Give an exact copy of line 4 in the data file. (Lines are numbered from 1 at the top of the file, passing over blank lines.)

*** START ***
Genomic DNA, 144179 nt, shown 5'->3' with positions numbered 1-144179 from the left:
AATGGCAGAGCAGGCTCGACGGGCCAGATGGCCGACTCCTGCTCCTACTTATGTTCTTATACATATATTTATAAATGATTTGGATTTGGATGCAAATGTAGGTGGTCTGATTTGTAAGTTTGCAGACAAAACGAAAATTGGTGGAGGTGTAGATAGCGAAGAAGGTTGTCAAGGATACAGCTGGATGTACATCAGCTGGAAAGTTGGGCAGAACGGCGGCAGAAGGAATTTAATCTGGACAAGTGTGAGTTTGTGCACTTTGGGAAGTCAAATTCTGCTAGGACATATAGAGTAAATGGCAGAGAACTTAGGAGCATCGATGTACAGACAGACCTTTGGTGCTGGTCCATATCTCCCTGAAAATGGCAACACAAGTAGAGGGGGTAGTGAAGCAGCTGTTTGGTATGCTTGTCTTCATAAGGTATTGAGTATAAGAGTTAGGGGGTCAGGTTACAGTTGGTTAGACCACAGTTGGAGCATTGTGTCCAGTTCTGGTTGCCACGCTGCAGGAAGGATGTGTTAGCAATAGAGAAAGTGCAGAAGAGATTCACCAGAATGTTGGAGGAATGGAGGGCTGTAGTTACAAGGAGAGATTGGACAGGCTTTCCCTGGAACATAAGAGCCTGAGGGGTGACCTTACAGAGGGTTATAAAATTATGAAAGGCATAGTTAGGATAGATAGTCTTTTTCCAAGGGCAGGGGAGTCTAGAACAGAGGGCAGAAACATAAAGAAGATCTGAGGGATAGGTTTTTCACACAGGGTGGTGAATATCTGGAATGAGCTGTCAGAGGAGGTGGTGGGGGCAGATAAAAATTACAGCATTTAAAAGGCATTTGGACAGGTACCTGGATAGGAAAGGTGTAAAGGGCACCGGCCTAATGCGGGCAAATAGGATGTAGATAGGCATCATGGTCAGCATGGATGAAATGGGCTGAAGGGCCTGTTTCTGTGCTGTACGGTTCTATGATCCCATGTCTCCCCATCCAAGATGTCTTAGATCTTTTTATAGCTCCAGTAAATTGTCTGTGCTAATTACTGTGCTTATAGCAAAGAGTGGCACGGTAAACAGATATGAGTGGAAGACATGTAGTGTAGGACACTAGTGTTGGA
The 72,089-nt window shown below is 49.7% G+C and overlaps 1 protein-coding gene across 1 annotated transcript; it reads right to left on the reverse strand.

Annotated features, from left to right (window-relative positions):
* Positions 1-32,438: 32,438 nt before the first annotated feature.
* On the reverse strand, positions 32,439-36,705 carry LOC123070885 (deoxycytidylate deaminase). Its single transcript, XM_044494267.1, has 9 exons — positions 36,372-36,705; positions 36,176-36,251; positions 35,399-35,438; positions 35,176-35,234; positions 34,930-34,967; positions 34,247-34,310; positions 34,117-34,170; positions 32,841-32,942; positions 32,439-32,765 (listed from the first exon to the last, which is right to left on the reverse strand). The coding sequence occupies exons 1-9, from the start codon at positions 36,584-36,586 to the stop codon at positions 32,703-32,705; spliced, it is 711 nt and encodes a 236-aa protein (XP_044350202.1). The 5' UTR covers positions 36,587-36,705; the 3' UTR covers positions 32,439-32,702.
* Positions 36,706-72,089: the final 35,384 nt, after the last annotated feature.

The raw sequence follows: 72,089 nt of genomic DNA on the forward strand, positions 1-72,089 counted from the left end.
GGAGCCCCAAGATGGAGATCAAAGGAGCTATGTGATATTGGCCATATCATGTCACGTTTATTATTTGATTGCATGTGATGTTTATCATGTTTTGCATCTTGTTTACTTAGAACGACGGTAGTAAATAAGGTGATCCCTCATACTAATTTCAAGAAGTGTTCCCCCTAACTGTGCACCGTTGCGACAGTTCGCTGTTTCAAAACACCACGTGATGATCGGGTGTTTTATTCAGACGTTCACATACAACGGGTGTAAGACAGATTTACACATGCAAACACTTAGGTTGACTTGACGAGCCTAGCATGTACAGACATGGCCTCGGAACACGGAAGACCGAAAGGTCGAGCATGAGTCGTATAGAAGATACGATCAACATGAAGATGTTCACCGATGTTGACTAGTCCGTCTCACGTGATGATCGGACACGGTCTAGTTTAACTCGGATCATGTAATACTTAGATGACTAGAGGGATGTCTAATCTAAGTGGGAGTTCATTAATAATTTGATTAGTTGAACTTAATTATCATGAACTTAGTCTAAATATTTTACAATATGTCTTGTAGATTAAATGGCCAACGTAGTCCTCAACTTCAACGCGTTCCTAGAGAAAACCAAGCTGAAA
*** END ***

Annotated features, from left to right (window-relative positions):